The euro: now is the time to plan

The full impact of single market potential will be felt with the introduction of the euro. The consequences for EU businesses, including those from countries outside the euro zone, are considerable because increasingly commercial and financial relationships within this market area will overlap. Those who do not quickly acquire experience in dealing with the single currency risk difficulties as do those who will be using the euro as a foreign currency.

Since our October edition preparation for the changeover is well under way in the banking sector. It now seems appropriate for the publication to turn the spotlight on other areas of the economy to see what measures are being taken there to introduce the euro. In this issue we sound out business and in upcoming numbers we will examine the state of play with financial markets and public administrations.

The articles of nine national industry federations published in these pages reveal how far they have gone down the changeover route. From the information offered it is quite clear that there is now widespread awareness of what is at stake. The federations are taking the necessary time to mobilise their members and to provide them with all essential data. One group, far from being the largest, has even launched its own internet website and hotline on the subject. Incidentally from the feedback we received we could not fail to note that after years of deploying tireless efforts training and informing The Association for the Monetary Union of Europe (AMUE) is reaping a harvest of positive results.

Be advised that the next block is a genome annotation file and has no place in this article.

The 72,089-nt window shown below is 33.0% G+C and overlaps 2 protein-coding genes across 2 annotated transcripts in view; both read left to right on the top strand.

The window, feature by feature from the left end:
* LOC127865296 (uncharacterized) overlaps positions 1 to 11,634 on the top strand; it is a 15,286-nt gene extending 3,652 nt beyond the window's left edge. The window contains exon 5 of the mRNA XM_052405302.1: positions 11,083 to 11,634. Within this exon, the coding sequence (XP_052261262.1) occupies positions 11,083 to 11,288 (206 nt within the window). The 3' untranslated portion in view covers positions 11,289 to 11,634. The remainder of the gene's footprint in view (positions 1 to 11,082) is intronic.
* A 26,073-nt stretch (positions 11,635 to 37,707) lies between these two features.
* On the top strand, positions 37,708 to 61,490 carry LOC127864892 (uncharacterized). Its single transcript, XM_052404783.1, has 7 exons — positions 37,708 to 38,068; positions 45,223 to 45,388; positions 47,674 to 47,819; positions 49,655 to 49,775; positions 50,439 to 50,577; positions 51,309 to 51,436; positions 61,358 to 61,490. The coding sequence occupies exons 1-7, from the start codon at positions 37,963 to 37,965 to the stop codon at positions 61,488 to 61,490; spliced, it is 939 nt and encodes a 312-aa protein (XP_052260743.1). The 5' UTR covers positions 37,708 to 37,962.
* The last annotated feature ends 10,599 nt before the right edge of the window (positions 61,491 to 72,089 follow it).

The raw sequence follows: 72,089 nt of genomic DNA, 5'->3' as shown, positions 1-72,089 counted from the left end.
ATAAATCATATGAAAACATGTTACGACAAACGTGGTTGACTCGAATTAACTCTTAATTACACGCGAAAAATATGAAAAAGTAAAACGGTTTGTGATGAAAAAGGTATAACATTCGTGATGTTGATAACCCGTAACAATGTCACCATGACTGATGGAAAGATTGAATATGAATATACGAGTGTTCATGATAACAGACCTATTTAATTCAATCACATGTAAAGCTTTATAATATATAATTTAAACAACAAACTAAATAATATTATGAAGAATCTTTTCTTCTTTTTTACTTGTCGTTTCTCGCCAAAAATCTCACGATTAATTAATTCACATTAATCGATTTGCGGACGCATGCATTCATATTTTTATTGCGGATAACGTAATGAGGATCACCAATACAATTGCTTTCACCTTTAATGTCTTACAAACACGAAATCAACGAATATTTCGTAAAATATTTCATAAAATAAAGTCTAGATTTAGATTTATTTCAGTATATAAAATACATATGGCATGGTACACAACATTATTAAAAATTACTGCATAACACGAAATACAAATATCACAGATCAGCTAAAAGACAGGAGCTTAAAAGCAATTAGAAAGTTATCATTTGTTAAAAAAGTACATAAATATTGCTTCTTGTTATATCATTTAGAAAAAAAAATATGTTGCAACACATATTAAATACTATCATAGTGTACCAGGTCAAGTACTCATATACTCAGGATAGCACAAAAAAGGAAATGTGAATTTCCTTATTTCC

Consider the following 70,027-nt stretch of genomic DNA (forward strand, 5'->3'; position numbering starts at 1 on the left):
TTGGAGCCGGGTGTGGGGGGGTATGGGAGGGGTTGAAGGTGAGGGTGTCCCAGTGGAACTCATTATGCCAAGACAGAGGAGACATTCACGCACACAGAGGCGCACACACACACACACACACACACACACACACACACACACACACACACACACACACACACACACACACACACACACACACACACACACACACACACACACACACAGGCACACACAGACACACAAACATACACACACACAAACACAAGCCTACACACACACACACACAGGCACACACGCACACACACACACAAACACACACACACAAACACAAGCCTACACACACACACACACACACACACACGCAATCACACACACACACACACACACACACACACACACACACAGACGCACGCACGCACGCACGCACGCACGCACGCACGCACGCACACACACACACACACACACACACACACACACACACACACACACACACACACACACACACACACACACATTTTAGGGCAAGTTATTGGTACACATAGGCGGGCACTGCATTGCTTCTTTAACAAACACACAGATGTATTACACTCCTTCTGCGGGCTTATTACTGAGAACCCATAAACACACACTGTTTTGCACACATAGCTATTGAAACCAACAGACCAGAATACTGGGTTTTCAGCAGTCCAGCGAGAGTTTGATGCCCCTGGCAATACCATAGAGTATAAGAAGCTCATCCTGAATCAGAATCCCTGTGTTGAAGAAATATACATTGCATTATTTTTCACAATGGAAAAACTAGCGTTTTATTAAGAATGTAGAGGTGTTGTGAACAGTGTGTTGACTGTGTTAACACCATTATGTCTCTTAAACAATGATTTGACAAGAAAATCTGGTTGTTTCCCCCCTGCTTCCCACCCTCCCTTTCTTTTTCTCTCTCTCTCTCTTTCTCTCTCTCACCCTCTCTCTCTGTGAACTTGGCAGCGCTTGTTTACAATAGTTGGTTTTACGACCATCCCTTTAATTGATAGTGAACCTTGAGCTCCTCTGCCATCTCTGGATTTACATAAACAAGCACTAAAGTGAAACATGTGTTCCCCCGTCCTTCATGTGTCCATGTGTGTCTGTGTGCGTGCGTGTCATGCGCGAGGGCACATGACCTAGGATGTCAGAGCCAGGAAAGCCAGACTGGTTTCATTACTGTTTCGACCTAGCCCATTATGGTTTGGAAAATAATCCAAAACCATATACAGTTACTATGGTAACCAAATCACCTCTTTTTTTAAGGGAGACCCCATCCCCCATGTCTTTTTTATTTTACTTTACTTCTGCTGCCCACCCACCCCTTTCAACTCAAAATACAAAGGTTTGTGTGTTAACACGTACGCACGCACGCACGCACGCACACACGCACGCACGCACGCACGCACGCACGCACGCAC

The exchange of information contained in these pages is intended as a contribution to the general effort with the hope that it will be useful to all. One person's ideas, experiences and discoveries may often inspire another. Indeed, those who are still hesitant need to hurry up and board the bandwagon, they need to catch up with those who have gone on ahead. Surely it is of no use to the European Community if some of its players become handicapped or even to fail just because they did not adapt in time to the single European currency.  


From the editorial board.